5. Is there a lack of contact with the child?
The applying parent/ guardian should prove that their physical absence from the child is not in the child’s best interests, and it is insufficient to maintain contact via phone, email, or social media and that the person looking after the child currently can no longer do so for whatever reasons.
Is Legal Responsibility Sufficient Proof?
Unfortunately, legal responsibility is insufficient proof of sole responsibility according to the Home Office stipulations. Therefore, it would be inadequate for a parent just to provide proof of child custody by a family court. Nonetheless, legal responsibility counts as one of the critical considerations when the ECO (entry clearance officer) determines the visa application.
Sole responsibility is quite a complex thing that even most people cannot predict the success of their applications. Several UK courts have made key landmark rulings as they seek to explain what it all entails. Nonetheless, it remains such a complex issue that you need to have the best solicitors to stand a chance of your child being granted a visa to enter the UK.
Our family lawyers UK are nonetheless highly experienced in family law and will be handy in increasing your chances of being granted sole responsibility. Don’t hesitate to engage us, and a team of highly accomplished lawyers will be assigned to your case immediately.
Are there alternative options?
You must primarily prove that you meet the sole responsibility criteria to facilitate bringing a child to the UK. Nonetheless, many people find it challenging to meet the above conditions. There are two main alternatives, but they do not offer the full assuredness of bringing a child.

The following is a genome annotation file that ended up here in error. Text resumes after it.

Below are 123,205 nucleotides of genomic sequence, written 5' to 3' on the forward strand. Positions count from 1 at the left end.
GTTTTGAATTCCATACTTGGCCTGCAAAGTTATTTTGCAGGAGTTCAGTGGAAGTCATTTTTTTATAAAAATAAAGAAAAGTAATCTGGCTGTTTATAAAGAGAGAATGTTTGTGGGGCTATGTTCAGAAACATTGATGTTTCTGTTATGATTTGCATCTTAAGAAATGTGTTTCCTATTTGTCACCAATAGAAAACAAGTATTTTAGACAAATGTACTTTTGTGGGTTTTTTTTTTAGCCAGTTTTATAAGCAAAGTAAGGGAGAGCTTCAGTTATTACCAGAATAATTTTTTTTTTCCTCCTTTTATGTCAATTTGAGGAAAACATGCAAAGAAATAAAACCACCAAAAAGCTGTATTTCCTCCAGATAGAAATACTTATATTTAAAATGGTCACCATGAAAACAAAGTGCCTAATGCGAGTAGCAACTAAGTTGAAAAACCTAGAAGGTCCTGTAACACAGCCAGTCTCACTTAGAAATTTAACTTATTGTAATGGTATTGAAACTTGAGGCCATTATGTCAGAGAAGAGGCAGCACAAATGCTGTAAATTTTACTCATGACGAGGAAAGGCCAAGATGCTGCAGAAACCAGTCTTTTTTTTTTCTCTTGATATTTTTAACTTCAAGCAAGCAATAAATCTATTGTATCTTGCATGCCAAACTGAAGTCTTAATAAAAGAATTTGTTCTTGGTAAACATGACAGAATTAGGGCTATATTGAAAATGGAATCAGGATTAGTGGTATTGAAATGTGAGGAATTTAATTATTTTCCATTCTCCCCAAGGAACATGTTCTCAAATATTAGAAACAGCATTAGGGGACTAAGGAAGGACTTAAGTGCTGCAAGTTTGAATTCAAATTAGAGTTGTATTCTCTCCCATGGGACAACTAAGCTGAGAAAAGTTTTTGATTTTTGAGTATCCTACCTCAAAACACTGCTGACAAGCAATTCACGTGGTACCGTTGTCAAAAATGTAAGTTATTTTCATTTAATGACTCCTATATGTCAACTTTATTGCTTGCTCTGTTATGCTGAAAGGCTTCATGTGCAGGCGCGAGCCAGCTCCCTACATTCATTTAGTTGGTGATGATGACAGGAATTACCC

- The parent may argue that several compelling and profound reasons support their decision to bring a child to the UK.
- The parent may also contend that the European Convention of Human Rights 1950, as incorporated in the Human Rights Act 1998 (article 8 the right to private and family life), supports the right to family life for the child to come to the UK.
Is the UK Family Law and Home Office in Synch?
There is a clear contrast in how the UK law versus the immigration department handles parental responsibility. For the family law, it is now widely accepted that both parents play a cardinal role in a child’s welfare. For Home Office, this is not the case, and sole responsibility by a parents/ guardian is seen as the main path enabling a child abroad to be granted indefinite leave to enter the UK to join their parent.
This lack of synch means that there is a huge gap in facilitating the wellbeing of the child of a British or settled parent. It also implies that you need to engage the services of the best solicitors in the country to stand a chance of winning your application.
At Gulbenkian Andonian, we understand how difficult it is to succeed in a sole responsibility claim. Nonetheless, we have won several key cases for clients and can confidently say that we will solve yours. Our family law lawyers are experienced in such matters and will give your case the best chances of succeeding. Contact us, and we will immediately assign you a solicitor to guide you.
Armen Andonian is the CEO of Solicitors Marketing, a London-based legal marketing agency. He is a legal content marketing expert who writes on UK individual immigration, business immigration, family law, finance, employment law and intellectual property. He has a passion for researching and communicating complex legal concepts and ideas in a clear and engaging manner and has developed a reputation as a highly skilled and versatile author on UK law-related issues. He has written for numerous publications, both online and offline, and his work has been featured in a variety of high-profile media outlets.